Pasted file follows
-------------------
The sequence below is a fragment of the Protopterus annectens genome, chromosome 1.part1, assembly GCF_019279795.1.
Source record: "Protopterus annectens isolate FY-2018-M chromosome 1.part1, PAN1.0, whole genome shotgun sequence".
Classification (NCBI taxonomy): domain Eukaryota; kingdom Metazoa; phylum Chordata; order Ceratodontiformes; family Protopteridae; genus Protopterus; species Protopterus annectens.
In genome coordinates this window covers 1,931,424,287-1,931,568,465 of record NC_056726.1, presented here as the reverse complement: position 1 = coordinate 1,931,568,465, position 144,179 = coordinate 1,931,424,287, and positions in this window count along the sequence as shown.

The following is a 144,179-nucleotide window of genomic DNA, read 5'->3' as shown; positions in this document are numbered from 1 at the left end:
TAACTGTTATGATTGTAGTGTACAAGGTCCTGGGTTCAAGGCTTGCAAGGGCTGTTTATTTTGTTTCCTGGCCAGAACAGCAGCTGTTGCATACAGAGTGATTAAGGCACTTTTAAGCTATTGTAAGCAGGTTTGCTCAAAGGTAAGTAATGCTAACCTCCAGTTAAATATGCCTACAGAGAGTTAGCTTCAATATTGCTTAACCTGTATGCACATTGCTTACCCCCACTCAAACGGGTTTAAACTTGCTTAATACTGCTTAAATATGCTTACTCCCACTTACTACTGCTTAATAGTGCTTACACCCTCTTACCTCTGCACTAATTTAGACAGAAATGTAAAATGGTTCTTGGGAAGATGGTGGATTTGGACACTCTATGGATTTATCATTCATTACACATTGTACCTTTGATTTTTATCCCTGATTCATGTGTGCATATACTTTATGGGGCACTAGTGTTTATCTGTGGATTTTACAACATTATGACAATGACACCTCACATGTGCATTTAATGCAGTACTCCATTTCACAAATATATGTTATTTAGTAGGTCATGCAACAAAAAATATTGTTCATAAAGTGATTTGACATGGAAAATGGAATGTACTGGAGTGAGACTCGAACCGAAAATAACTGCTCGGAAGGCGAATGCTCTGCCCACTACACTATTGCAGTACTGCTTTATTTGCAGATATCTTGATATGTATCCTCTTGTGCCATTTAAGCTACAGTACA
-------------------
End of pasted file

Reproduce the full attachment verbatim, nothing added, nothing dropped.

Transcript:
The sequence below is a fragment of the Protopterus annectens genome, chromosome 1.part1, assembly GCF_019279795.1.
Source record: "Protopterus annectens isolate FY-2018-M chromosome 1.part1, PAN1.0, whole genome shotgun sequence".
Classification (NCBI taxonomy): domain Eukaryota; kingdom Metazoa; phylum Chordata; order Ceratodontiformes; family Protopteridae; genus Protopterus; species Protopterus annectens.
In genome coordinates this window covers 1,931,424,287-1,931,568,465 of record NC_056726.1, presented here as the reverse complement: position 1 = coordinate 1,931,568,465, position 144,179 = coordinate 1,931,424,287, and positions in this window count along the sequence as shown.

The following is a 144,179-nucleotide window of genomic DNA, read 5'->3' as shown; positions in this document are numbered from 1 at the left end:
TAACTGTTATGATTGTAGTGTACAAGGTCCTGGGTTCAAGGCTTGCAAGGGCTGTTTATTTTGTTTCCTGGCCAGAACAGCAGCTGTTGCATACAGAGTGATTAAGGCACTTTTAAGCTATTGTAAGCAGGTTTGCTCAAAGGTAAGTAATGCTAACCTCCAGTTAAATATGCCTACAGAGAGTTAGCTTCAATATTGCTTAACCTGTATGCACATTGCTTACCCCCACTCAAACGGGTTTAAACTTGCTTAATACTGCTTAAATATGCTTACTCCCACTTACTACTGCTTAATAGTGCTTACACCCTCTTACCTCTGCACTAATTTAGACAGAAATGTAAAATGGTTCTTGGGAAGATGGTGGATTTGGACACTCTATGGATTTATCATTCATTACACATTGTACCTTTGATTTTTATCCCTGATTCATGTGTGCATATACTTTATGGGGCACTAGTGTTTATCTGTGGATTTTACAACATTATGACAATGACACCTCACATGTGCATTTAATGCAGTACTCCATTTCACAAATATATGTTATTTAGTAGGTCATGCAACAAAAAATATTGTTCATAAAGTGATTTGACATGGAAAATGGAATGTACTGGAGTGAGACTCGAACCGAAAATAACTGCTCGGAAGGCGAATGCTCTGCCCACTACACTATTGCAGTACTGCTTTATTTGCAGATATCTTGATATGTATCCTCTTGTGCCATTTAAGCTACAGTACA